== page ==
Dukan Most natural, sugar-free spices are acceptable during the Dukan diet; therefore, you can use cumin on this diet (22).
Intermittent Fasting Naturally, you can use cumin as a spice during the eating periods, but not during fasting.
Low Fat & Low Calorie Cumin adds only 2 calories to the average serving size of a seasoned dish. Cumin can be used as a spice in low fat and low-calorie diets.
Low Carb Cumin adds less than half a gram of carbohydrates to a dish. If the seasoned dish is consumed in moderation, cumin’s carb content can be ignored.
Anti Inflammatory Studies have shown cumin to have certain anti-inflammatory qualities (6).
BRAT Seasonings that are not spicy or strong are acceptable during the BRAT diet. Therefore, cumin can be used on this diet in moderate amounts.

Black Cumin

The scientific name of black cumin is Nigella sativa, belonging to the Ranunculaceae family. It has many names, often being called fennel flower, black caraway, black seed, nutmeg flower, Roman coriander, and kala jeera. Both cumin and black cumin are used as seasonings and have many beneficial health effects; however, they are completely unrelated (4).

Sometimes a plant called Bunium Bulbocastanum can also be referred to as black cumin. This plant is unrelated to both common cumin and Nigella sativa as well.

Cooking

Cumin can be used in dishes in its ground form or as a whole seed. One tablespoon of ground cumin is equivalent to a quarter tablespoon of whole seeds. Cumin’s taste is often described as earthy, with a bit of both sweetness and bitterness.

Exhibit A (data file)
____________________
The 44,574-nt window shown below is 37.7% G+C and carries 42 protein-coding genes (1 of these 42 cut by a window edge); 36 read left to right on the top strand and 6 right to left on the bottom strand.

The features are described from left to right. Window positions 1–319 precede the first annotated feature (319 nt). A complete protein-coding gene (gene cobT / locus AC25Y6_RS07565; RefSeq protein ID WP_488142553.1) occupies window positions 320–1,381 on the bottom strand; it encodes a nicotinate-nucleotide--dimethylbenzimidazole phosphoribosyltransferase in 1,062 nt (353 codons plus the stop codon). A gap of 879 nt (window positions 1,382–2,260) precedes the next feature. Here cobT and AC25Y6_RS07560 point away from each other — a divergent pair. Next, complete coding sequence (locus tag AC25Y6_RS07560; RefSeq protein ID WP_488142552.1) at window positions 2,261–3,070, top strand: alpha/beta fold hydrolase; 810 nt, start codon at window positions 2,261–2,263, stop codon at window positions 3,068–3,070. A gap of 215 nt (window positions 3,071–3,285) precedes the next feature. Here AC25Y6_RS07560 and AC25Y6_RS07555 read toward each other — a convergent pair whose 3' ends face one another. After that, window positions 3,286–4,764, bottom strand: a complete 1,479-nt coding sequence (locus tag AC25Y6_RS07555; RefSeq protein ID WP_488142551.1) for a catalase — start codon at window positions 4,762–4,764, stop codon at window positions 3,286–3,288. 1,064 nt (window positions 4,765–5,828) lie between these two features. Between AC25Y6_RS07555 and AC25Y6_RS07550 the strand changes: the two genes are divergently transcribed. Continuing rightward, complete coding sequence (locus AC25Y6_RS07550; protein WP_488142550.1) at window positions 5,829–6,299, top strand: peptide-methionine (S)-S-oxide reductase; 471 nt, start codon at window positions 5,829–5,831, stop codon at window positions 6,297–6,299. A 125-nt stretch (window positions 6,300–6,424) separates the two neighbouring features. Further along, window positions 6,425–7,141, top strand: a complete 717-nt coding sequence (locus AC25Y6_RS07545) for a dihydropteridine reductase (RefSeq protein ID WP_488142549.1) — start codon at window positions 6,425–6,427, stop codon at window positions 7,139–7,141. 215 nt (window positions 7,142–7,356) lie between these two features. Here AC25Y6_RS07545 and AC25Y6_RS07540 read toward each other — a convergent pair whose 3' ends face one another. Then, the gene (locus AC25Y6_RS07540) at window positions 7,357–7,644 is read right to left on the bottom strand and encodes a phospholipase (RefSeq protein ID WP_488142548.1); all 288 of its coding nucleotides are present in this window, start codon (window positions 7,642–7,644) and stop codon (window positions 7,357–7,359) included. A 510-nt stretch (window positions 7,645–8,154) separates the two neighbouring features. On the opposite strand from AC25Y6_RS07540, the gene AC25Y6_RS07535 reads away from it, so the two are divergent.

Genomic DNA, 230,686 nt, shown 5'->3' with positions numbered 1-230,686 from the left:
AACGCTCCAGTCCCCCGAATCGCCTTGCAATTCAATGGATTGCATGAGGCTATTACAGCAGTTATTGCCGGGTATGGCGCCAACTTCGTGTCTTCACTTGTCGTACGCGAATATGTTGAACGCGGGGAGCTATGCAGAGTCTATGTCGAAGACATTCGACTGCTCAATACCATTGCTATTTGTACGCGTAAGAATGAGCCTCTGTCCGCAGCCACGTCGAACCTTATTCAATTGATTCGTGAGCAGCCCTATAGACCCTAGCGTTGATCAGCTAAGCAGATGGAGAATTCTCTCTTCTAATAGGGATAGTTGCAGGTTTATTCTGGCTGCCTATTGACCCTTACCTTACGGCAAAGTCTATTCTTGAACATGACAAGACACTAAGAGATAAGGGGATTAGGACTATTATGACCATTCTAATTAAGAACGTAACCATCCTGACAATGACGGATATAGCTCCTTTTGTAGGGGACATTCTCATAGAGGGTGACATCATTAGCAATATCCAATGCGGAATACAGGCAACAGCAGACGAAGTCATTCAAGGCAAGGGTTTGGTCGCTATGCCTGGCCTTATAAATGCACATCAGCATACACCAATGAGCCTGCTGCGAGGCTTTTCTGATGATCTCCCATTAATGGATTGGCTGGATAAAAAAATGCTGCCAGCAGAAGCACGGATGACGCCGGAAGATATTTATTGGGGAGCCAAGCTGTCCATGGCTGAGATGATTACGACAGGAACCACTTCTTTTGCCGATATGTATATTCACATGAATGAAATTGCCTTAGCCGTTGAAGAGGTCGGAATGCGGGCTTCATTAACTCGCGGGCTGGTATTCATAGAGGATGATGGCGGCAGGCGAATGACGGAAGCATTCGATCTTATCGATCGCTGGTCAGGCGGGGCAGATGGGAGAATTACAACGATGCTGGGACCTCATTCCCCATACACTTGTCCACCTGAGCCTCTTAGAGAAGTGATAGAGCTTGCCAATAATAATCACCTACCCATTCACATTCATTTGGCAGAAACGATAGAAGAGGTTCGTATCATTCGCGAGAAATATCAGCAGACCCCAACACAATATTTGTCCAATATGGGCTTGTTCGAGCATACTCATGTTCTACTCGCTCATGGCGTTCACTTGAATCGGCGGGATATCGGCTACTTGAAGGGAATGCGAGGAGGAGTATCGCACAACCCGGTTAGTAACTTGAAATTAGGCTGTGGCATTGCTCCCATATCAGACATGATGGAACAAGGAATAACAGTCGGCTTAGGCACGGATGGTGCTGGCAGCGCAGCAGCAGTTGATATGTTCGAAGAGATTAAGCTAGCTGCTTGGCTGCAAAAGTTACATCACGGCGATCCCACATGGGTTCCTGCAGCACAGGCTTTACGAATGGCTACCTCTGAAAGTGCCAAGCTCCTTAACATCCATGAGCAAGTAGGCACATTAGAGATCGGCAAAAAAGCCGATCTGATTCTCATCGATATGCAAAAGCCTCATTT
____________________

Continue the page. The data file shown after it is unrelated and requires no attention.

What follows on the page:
Cumin is a common ingredient in Indian cuisine and is a prominent component of famous curry powder and garam masala spice mixtures. Cumin is also used to make jeera rice.

Cumin can be found in Mexican cuisine as well, where it is used to flavor cheeses or in baking (23).

Moreover, cumin seeds can be used to make tea.

Due to similarities in taste and properties, ground coriander and caraway seeds can be substituted for cumin.

Keeping, Storing, and Conservation

Cumin seeds can be kept in the freezer over a long period to maintain their flavor if you do not use them regularly; otherwise, the seeds can be stored in the pantry for up to 3 to 4 years. Ground cumin should be stored in a cool, dark place in a tightly sealed container and can last up to 6 months.

If possible, it is advised to store cumin as whole seeds and grind them whenever is needed, as whole seeds keep the flavor for a longer period of time.

Consumption and Production

Cumin is native to Egypt and has been cultivated in the Middle East, India, China, and Mediterranean countries for millennials. The plant possibly originated in the Mediterranean area, perhaps Egypt and Syria. Nowadays, it is cultivated extensively in Turkey, India, China, Iraq, Libya, and Palestine.

In the past, the largest cumin exporter to the United States was Iran. However, currently, Turkey, India, and China have provided alternatives. Now, the primary production of cumin is established in India (states of Rajasthan and Gujarat) (2).

Being the leading producer and consumer of cumin, India produces 70% of the world’s supply and consumes 90% of that (which means that India consumes 63% of the world’s cumin). Other producers are Syria (7%), Iran (6%), and Turkey (6%). The remaining 11% comes from other countries. In total, around 300,000 tons of cumin per year are produced worldwide (24).

References

  1. https://www.ncbi.nlm.nih.gov/pmc/articles/PMC5897315/
  2. http://www.iosrphr.org/papers/v6i6V2/G066024665.pdf
  3. https://pubmed.ncbi.nlm.nih.gov/12220968/
  4. https://academic.oup.com/fqs/article/2/1/1/4823052